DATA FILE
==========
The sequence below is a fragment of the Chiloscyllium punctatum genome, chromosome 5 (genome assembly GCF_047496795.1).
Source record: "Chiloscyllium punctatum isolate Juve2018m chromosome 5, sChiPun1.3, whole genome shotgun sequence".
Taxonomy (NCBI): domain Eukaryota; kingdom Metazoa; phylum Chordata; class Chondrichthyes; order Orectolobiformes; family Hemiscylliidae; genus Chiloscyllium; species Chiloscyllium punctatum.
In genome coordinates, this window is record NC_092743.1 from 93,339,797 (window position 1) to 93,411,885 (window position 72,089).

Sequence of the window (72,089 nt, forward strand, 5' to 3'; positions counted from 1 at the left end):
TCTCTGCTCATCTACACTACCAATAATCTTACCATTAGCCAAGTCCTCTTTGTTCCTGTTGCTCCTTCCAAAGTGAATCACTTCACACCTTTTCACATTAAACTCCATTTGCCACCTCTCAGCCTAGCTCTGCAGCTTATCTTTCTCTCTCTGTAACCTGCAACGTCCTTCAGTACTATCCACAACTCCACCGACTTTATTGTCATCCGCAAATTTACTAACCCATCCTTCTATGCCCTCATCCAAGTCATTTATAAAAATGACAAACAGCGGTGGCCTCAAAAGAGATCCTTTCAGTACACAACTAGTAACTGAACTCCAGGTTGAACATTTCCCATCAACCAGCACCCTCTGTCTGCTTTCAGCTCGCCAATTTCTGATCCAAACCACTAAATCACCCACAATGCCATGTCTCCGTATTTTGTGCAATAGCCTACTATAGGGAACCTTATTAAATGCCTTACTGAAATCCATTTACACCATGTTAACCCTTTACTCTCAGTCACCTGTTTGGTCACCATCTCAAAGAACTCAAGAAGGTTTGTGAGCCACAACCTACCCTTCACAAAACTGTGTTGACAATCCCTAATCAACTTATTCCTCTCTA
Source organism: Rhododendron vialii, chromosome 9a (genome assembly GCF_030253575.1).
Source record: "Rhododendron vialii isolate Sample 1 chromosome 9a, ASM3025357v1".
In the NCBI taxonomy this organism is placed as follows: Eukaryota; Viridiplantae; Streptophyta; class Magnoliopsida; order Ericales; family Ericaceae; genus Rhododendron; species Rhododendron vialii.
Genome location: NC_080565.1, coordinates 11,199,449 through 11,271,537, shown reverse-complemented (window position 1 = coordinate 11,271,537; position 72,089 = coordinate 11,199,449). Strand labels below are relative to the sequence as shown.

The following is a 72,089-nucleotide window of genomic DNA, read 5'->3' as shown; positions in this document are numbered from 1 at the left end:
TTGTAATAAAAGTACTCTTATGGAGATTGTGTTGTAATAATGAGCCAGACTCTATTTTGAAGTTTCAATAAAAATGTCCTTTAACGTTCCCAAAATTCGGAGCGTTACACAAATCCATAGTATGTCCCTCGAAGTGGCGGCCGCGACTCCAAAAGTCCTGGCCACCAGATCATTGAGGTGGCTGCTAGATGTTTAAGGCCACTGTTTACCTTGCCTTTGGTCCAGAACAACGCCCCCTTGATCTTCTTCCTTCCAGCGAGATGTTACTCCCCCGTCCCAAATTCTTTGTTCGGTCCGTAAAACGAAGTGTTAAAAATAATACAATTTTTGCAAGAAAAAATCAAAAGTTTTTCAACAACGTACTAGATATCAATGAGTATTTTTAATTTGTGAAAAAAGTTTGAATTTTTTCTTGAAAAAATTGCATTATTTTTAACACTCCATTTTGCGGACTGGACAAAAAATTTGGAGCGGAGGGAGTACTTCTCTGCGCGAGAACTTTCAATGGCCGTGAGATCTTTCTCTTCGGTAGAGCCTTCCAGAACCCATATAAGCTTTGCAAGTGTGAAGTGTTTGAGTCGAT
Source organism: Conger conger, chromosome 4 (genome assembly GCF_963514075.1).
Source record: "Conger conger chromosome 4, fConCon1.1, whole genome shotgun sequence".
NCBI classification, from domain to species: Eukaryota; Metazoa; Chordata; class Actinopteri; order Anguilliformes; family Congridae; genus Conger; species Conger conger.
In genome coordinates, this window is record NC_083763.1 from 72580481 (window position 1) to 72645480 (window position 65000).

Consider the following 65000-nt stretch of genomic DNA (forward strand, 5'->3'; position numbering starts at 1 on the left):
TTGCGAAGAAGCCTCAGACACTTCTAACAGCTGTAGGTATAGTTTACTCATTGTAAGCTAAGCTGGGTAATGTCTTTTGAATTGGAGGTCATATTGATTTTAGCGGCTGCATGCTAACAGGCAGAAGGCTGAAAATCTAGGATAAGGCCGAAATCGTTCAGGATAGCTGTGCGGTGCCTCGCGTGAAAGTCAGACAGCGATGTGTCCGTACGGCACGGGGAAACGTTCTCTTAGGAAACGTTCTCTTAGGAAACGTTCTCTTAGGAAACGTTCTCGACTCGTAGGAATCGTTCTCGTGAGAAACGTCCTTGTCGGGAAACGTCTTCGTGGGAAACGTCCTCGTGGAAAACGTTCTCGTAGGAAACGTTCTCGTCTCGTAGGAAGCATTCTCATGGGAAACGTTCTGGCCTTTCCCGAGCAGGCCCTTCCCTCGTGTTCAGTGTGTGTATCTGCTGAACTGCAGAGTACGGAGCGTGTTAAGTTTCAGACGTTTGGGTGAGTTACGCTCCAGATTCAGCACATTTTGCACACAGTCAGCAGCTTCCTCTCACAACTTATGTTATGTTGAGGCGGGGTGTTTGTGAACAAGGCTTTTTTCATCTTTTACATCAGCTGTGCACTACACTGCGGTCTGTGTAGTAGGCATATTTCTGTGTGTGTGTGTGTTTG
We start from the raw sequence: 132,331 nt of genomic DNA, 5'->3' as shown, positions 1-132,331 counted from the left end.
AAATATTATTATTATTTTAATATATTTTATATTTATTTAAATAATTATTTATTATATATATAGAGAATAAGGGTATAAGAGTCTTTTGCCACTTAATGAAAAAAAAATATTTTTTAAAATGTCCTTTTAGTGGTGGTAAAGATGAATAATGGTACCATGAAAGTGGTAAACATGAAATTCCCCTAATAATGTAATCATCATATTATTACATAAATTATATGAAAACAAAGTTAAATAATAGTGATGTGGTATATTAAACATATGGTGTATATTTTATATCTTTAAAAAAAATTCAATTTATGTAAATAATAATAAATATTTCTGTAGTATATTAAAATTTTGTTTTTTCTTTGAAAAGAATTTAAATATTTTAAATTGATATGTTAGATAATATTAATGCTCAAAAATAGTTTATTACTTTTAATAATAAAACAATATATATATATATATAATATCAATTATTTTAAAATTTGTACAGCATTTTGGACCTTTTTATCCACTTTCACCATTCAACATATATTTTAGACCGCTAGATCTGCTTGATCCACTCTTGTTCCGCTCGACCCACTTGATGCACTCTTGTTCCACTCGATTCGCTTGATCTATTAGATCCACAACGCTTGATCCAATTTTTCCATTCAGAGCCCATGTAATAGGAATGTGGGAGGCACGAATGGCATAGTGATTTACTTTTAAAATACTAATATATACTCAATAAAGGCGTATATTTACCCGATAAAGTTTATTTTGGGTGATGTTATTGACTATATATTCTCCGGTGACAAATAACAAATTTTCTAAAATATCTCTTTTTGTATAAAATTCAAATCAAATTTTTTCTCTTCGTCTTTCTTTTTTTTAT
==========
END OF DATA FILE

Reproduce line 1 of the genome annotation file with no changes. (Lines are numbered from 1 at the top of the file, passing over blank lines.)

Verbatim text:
The sequence below is a fragment of the Chiloscyllium punctatum genome, chromosome 5 (genome assembly GCF_047496795.1).